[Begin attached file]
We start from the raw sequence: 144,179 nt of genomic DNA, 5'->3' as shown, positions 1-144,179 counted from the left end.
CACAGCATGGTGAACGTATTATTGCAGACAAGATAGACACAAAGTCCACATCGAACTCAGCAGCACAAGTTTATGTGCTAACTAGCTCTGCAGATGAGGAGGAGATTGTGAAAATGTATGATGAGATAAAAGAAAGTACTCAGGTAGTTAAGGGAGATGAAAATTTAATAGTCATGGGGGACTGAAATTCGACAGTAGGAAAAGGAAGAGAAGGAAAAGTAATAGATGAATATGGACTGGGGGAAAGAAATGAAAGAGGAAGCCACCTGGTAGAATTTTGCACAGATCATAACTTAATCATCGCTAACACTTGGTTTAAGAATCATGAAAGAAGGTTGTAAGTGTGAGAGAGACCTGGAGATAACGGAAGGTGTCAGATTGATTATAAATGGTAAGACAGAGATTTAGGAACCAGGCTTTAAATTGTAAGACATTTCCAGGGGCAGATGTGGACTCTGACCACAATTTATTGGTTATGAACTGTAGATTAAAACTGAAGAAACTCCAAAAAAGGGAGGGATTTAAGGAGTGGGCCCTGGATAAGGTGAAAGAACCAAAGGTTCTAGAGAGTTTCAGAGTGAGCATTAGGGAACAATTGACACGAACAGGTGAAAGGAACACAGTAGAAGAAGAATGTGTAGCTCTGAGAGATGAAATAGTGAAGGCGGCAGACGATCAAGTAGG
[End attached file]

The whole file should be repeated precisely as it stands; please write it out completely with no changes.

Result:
We start from the raw sequence: 144,179 nt of genomic DNA, 5'->3' as shown, positions 1-144,179 counted from the left end.
CACAGCATGGTGAACGTATTATTGCAGACAAGATAGACACAAAGTCCACATCGAACTCAGCAGCACAAGTTTATGTGCTAACTAGCTCTGCAGATGAGGAGGAGATTGTGAAAATGTATGATGAGATAAAAGAAAGTACTCAGGTAGTTAAGGGAGATGAAAATTTAATAGTCATGGGGGACTGAAATTCGACAGTAGGAAAAGGAAGAGAAGGAAAAGTAATAGATGAATATGGACTGGGGGAAAGAAATGAAAGAGGAAGCCACCTGGTAGAATTTTGCACAGATCATAACTTAATCATCGCTAACACTTGGTTTAAGAATCATGAAAGAAGGTTGTAAGTGTGAGAGAGACCTGGAGATAACGGAAGGTGTCAGATTGATTATAAATGGTAAGACAGAGATTTAGGAACCAGGCTTTAAATTGTAAGACATTTCCAGGGGCAGATGTGGACTCTGACCACAATTTATTGGTTATGAACTGTAGATTAAAACTGAAGAAACTCCAAAAAAGGGAGGGATTTAAGGAGTGGGCCCTGGATAAGGTGAAAGAACCAAAGGTTCTAGAGAGTTTCAGAGTGAGCATTAGGGAACAATTGACACGAACAGGTGAAAGGAACACAGTAGAAGAAGAATGTGTAGCTCTGAGAGATGAAATAGTGAAGGCGGCAGACGATCAAGTAGG